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How AI helps unlock the secrets of Old Master and modernist paintings, Ars Technica

How AI helps unlock the secrets of Old Master and modernist paintings, Ars Technica


      On the third day of Christmas –


Two recent papers offer innovative twists on machine learning as applied to art.


          -Dec 150, 2560 1: (UTC UTC) **************   **************************         

**************************************Restorers of the Royal Institute for Cultural Heritage remove surpeints and reveal the original of the “Adoration of the Mystic Lamb” altarpiece by the Van Eyck brothers.

X-rays are awell-established tool

to help analyze and restore valuable paintings because the rays’ higher frequency means they pass right through paintings without harming them . X-ray imagingcan reveal anything

Picasso’sThe Old Guitaristis one of the best- known works from the artist’s so-called “Blue Period.” Two decades ago, X-ray and infrared analysis revealed that he had re-used an older canvas (a common practice for struggling artists of the period). There was another painting underneath, of a seated woman, that matched a sketch Picasso had included in a letter to a friend. But the X-ray and infrared images couldn’t provide sufficient detail to get a sense of what the original painting really looked like, especially the choice of colors.

In a paper posted to the physics arXiv

in September, Anthony Bourached and George Cann of the University College London described how they employed machine learning to reconstruct a full-color image of Picasso’s original underpainting — specifically, a technique called neural style transfer,originally developeda few years ago by researchers at the University of Tübingen in Germany. Per Technology Review:Neural networks consist of layers that analyze an image at different scales. The first layer might recognize broad features like edges, the next layer sees how these edges form simple shapes like circles, the next layer recognizes patterns of shapes, such as two circles close together, and yet another layer might label these pairs of circles as eyes .

this kind of network would be able to recognize eyes in paintings in a wide variety of styles, from Leonardo da Vinci to Van Gogh to Picasso. In each case, the eyes form a similar pattern that the machine can pick out.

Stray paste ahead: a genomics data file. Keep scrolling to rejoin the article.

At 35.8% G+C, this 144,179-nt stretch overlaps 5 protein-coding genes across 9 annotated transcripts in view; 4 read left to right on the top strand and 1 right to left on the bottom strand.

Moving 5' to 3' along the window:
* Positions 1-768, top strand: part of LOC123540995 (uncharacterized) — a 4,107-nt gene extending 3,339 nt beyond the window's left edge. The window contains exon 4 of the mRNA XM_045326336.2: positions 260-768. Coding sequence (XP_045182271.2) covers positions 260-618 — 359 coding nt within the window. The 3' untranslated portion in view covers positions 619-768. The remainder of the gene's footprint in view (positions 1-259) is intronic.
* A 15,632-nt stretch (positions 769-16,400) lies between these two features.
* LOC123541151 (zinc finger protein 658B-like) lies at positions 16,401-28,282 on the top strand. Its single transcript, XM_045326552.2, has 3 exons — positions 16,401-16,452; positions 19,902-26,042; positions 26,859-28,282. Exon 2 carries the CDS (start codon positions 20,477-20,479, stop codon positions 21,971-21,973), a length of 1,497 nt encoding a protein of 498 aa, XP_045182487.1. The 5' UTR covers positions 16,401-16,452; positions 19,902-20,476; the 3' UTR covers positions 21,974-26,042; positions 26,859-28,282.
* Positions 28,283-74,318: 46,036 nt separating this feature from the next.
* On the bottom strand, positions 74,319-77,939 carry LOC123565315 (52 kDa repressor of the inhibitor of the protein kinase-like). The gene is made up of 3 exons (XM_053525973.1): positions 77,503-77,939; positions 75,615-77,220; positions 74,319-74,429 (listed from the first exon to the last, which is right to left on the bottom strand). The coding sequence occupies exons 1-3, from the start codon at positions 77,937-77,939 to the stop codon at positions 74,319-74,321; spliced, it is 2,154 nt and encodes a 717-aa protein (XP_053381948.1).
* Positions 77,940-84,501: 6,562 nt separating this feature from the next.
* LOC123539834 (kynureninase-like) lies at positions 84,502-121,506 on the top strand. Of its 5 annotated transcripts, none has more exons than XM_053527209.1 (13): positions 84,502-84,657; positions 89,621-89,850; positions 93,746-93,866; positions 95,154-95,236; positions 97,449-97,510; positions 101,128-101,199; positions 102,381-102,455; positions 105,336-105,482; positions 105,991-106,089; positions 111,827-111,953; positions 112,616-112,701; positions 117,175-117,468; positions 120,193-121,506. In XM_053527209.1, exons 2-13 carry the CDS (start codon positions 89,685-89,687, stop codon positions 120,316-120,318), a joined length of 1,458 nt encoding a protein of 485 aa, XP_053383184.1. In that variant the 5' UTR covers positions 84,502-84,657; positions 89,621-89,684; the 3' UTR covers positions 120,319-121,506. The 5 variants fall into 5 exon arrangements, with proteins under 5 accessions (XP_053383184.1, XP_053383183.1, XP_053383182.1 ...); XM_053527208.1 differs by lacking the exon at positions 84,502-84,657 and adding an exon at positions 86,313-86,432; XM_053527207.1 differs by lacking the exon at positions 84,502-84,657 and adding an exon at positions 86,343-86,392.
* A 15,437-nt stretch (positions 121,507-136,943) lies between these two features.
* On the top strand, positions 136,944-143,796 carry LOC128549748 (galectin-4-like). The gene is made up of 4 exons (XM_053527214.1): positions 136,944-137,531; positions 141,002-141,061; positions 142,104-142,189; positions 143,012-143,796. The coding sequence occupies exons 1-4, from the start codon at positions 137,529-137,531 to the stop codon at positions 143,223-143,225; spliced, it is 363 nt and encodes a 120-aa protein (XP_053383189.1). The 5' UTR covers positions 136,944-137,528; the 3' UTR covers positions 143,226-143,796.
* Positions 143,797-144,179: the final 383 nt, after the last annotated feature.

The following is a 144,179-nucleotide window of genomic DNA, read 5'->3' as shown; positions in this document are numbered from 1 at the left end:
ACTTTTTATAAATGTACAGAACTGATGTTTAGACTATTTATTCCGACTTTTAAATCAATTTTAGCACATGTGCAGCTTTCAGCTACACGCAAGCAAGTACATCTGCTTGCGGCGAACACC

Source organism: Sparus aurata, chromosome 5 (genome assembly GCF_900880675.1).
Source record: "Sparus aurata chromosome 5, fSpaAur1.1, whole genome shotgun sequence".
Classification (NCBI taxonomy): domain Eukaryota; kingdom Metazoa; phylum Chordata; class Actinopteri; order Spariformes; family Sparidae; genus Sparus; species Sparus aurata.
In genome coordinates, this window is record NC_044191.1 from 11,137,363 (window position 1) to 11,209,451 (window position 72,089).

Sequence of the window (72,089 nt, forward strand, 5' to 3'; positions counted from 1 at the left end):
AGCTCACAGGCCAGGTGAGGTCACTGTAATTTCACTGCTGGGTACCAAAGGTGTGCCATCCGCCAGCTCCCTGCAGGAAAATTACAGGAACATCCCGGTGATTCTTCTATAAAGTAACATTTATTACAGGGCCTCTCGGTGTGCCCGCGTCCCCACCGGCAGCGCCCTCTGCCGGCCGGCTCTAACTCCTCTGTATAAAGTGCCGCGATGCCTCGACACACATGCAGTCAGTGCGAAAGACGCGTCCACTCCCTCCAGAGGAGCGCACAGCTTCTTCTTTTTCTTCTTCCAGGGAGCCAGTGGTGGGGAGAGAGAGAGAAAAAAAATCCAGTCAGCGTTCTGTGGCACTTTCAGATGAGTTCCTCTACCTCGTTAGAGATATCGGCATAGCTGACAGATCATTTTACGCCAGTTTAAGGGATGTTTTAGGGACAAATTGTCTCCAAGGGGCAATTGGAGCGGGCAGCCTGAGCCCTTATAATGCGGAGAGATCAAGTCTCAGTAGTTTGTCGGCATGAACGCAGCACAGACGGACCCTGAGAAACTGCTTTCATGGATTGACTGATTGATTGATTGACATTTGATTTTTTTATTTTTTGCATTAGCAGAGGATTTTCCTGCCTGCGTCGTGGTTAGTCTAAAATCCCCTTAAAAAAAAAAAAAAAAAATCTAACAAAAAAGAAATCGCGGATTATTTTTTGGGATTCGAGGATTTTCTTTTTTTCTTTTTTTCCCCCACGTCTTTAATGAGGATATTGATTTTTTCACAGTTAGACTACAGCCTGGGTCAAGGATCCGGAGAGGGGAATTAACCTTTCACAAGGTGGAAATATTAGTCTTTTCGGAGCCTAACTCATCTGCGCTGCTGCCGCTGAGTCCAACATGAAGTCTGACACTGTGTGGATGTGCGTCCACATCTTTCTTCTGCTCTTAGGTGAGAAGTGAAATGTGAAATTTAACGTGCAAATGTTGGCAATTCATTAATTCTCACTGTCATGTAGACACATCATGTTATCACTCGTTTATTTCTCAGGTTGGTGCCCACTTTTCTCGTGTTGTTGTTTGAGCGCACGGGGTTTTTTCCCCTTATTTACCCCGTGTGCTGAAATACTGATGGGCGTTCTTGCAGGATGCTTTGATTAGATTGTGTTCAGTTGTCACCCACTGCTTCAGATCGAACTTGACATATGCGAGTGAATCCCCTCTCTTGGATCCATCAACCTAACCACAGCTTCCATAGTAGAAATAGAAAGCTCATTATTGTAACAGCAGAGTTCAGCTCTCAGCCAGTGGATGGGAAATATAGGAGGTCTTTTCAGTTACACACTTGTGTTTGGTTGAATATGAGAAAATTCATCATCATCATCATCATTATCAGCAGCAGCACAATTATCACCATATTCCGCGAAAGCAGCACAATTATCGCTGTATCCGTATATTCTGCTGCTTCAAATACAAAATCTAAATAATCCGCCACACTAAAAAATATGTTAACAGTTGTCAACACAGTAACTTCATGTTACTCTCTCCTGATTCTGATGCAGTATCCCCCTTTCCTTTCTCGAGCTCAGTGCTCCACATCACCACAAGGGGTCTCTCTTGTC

The network can also be trained to recognize distinctive styles, telling the difference between a Picasso and, say, a Van Gogh painting , for instance. It’s also possible to reverse the process: give the neural network an image, and then superimpose a given style onto it.

 Visual method of reconstructing the art beneath Picasso's  The Old Guitarist<a data-height=. ” height=”448 “src=” / / the-seated-woman_1 – (x) ****************************************************************************************************. png “width=” 648**********************

Enlarge /Visual method of reconstructing the art beneath Picasso’sThe Old Guitarist **************** A. Bourached and G.H. Cann

That’s what Bourached and Cann did with the X-ray image of the painting underThe Old Guitarist(They also applied the technique to another Picasso canvas to reconstruct an underpainting done by Spanish painter Santiago Rusinol.) It may or may not be how Picasso chose to paint it, but the process is still useful for gaining a better understanding of subjective human creativity . “Our method of combining original but hidden artwork, subjective human input, and neural style transfer helps to broaden an insight into an artist’s creative process,” the authors wrote.Illuminating a medieval masterpieceAI techniques are also proving useful in art conservation efforts. The Ghent altarpiece — aka theAdoration of the Mystic Lamb – is a

************************************************************************************** th-century polyptych attributed to brothers Hubert and Jan van Eyck , displayed in the Saint Bavo Cathedral in Belgium. Originally consisting of 15 panels, the altarpiece features two “wings” of four panels each, painted on both sides. Those wings were opened on church feast days so congregants could view the interior four central panels. The inner upper register features Christ the King, the Virgin Mary, and John the Baptist, flanked by the outer panels depicting angels and the figures of Adam and Eve. The inner lower register depicts John the Baptist and St. John the Evangelist, with a group of saints, sinners, clergy, and soldiers in between.
The Museum of Fine Arts in Ghent began restoring the altarpiece in October, allowing the public to view the process from behind a glass screen as conservators from the Royal Institute for Cultural Heritage worked on individual panels. The restoration also produced a series of high-resolution images of the various panels using different imaging techniques.

Those images in turn formed the basis for an investigation into applying AI analysis to the altarpiece images by researchers at Duke University, the National Gallery, and University College London. The team reported on their work in a paperfor Science Advances. “They have one of the most famous paintings in the world, and they are willing to work with us,” co-author Ingrid Daubechies of Duke University told Ars. “It’s a great situation.”